Norman Schwarzkopf Dead at 78
General H. Norman Schwarzkopf, commander during Operation Desert Storm, has died at the age of 78.
General H. Norman Schwarzkoft, commander during Operation Desert Storm, has died at the age of 78.
AP (“Retired Gen. Norman Schwarzkopf dies“):
Retired Gen. H. Norman Schwarzkopf, who topped an illustrious military career by commanding the U.S.-led international coalition that drove Saddam Hussein’s forces out of Kuwait in 1991 but kept a low public profile in controversies over the second Gulf War against Iraq, died Thursday. He was 78.
Schwarzkopf died in Tampa, Fla., where he had lived in retirement, according to a U.S. official, who was not authorized to release the information publicly and spoke on condition of anonymity.
A much-decorated combat soldier in Vietnam, Schwarzkopf was known popularly as “Stormin’ Norman” for a notoriously explosive temper.
He served in his last military assignment in Tampa as commander-in-chief of U.S. Central Command, the headquarters responsible for U.S. military and security concerns in nearly 20 countries from the eastern Mediterranean and Africa to Pakistan.
Schwarzkopf became “CINC-Centcom” in 1988 and when Saddam Hussein invaded Kuwait three years later to punish it for allegedly stealing Iraqi oil reserves, he commanded Operation Desert Storm, the coalition of some 30 countries organized by then-President George H.W. Bush that succeeded in driving the Iraqis out.
At the peak of his postwar national celebrity, Schwarzkopf – a self-proclaimed political independent – rejected suggestions that he run for office, and remained far more private than other generals, although he did serve briefly as a military commentator for NBC.
While focused primarily in his later years on charitable enterprises, he campaigned for President George W. Bush in 2000 but was ambivalent about the 2003 invasion of Iraq, saying he doubted victory would be as easy as the White House and Pentagon predicted. In early 2003 he told the Washington Post the outcome was an unknown:
“What is postwar Iraq going to look like, with the Kurds and the Sunnis and the Shiites? That’s a huge question, to my mind. It really should be part of the overall campaign plan,” he said.
Initially Schwarzkopf had endorsed the invasion, saying he was convinced that former Secretary of State Colin Powell had given the United Nations powerful evidence of Iraqi weapons of mass destruction. After that proved false, he said decisions to go to war should depend on what U.N. weapons inspectors found.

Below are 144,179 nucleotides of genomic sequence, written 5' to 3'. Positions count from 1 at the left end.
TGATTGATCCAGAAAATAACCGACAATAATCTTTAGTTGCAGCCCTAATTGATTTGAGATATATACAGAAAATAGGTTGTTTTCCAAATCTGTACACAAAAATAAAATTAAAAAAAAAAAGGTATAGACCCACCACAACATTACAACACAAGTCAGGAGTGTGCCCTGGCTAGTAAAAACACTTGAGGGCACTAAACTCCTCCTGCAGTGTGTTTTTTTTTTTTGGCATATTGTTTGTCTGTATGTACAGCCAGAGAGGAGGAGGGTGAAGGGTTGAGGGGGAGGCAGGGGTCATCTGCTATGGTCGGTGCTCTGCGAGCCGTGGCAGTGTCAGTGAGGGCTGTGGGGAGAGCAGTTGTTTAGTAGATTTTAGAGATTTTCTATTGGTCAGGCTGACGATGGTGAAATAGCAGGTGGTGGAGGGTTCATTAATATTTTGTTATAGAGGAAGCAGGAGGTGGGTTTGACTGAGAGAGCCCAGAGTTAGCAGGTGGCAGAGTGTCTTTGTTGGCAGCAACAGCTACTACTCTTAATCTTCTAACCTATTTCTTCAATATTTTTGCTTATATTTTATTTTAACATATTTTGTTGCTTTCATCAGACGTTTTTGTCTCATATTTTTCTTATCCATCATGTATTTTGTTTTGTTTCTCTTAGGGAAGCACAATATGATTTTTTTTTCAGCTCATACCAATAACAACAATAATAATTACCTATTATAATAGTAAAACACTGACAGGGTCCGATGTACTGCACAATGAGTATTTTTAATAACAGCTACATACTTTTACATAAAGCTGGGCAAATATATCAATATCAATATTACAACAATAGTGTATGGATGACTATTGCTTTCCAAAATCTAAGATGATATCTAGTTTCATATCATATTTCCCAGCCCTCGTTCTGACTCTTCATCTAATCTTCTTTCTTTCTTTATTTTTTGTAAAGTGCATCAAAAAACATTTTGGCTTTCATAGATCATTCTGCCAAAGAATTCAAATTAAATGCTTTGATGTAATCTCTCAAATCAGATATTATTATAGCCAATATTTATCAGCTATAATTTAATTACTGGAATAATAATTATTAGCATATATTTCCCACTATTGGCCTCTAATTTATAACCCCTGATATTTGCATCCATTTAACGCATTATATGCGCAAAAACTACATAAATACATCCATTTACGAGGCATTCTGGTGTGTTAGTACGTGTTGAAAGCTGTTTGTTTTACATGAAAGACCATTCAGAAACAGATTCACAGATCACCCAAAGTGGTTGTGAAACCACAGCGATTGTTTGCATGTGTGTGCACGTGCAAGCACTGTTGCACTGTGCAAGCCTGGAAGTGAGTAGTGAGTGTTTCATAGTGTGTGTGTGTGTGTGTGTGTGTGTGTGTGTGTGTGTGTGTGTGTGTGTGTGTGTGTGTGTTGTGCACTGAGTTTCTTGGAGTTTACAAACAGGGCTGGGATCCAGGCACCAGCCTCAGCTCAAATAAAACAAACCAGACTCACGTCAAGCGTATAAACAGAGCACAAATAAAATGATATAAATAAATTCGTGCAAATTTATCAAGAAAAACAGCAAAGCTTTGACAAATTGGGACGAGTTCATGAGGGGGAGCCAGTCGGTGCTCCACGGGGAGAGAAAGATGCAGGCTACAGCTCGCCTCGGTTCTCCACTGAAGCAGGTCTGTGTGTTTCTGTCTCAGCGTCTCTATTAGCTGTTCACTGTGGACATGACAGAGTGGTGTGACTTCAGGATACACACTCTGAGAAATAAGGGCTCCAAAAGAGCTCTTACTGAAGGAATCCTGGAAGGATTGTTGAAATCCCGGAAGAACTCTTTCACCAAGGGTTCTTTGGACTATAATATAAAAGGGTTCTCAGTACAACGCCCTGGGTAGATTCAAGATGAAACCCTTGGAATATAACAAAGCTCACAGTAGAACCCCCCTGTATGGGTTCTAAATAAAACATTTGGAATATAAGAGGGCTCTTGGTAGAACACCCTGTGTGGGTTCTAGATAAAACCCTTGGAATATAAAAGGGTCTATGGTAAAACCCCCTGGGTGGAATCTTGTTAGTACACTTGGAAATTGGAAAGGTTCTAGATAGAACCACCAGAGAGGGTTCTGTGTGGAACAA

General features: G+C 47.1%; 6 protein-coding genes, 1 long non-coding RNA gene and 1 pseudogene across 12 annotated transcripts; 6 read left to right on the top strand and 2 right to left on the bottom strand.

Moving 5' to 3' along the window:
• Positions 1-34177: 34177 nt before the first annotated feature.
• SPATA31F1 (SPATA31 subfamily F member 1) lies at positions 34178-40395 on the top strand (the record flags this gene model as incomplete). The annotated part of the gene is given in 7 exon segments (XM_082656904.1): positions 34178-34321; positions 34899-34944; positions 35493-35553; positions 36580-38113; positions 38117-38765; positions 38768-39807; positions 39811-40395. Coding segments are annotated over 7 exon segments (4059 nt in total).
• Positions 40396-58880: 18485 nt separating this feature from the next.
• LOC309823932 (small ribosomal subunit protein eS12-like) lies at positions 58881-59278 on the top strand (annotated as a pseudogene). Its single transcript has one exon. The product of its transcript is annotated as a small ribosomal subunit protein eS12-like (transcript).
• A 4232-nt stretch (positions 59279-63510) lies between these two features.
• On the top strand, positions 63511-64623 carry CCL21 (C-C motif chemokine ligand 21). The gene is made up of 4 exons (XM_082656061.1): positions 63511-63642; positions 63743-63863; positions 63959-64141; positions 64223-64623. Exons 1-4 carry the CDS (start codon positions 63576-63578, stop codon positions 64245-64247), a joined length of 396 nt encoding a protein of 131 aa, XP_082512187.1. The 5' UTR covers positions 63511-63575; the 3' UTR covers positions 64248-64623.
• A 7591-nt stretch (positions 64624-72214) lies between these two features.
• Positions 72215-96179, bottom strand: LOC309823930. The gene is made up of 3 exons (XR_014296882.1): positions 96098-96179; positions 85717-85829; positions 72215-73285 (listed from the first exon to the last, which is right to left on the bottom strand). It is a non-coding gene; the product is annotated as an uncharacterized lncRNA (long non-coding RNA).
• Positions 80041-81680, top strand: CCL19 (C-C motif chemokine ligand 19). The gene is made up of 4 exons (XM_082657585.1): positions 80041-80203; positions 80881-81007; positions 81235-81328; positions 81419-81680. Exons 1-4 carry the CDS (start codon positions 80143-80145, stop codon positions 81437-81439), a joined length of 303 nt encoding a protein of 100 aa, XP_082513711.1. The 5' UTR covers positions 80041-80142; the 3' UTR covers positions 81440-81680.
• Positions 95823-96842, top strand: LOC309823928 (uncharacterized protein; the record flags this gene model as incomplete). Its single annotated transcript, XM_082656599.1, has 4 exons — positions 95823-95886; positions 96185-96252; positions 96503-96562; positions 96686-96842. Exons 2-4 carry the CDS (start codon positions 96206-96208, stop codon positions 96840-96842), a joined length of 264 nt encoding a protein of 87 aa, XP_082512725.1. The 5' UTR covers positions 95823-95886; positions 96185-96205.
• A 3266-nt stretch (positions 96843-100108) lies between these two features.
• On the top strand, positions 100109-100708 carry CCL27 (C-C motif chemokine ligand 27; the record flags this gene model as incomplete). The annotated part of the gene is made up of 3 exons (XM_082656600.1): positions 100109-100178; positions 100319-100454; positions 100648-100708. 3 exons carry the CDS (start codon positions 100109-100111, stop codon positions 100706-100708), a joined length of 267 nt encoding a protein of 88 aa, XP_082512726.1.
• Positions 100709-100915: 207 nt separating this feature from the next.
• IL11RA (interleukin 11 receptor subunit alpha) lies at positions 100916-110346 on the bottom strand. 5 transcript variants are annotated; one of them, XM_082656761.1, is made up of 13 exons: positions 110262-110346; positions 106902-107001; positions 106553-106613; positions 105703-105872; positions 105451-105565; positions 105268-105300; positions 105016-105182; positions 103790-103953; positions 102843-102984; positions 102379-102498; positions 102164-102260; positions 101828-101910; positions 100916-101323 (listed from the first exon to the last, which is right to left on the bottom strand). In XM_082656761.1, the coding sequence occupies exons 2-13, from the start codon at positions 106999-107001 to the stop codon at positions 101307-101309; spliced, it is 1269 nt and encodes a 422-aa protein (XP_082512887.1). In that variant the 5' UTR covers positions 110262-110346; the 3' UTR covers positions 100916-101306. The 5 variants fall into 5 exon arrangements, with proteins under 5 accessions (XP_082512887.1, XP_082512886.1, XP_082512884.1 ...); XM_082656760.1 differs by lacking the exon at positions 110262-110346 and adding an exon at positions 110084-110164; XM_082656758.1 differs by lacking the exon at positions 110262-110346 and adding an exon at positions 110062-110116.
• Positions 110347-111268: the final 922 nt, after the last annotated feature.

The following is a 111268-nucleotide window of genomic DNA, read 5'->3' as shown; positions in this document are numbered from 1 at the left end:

He seldom spoke up during the conflict, but in late 2004, he sharply criticized then-Defense Secretary Donald Rumsfeld and the Pentagon for mistakes that included inadequate training for Army reservists sent to Iraq and for erroneous judgments about Iraq.
“In the final analysis I think we are behind schedule. … I don’t think we counted on it turning into jihad (holy war),” he said in an NBC interview.
Schwarzkopf became a legend through his daily televised briefings on CNN during the war. The irony was that, as the first truly televised war, those at home—including my parents—had a much better understanding of the war and Schwarzkopt’s personality than those of us fighting the war did. My folks bought me a couple VHS tapes highlighting the war footage, including some of Schwarzkopf’s more famous remarks, such as his assessment of Saddam Hussein:
As far as Saddam Hussein being a great military strategist, he is neither a strategist, nor is he schooled in the operational art, nor is he a tactician, nor is he a general, nor is he a soldier. Other than that he’s a great military man-I want you to know that.
The general’s 1993 autobiography, It Doesn’t Take A Hero, earned a snarky footnote in my dissertation for it’s assertion that, had US forces continued to pursue Hussein into Baghdad, rather than simply ejecting his forces from Kuwait, the coalition that President George H.W. Bush (himself now in critical condition in a Houston hospital) had assembled would have collapsed. “Not even France,” Schwarzkoft declared, would have stood by us. My footnote was something to the effect that “It’s not clear from content whether Schwarzkopf was being ironic with regard to French steadfastness.”
Regardless, while the general has been out of the spotlight for some time now, he was a great public servant. May he rest in peace.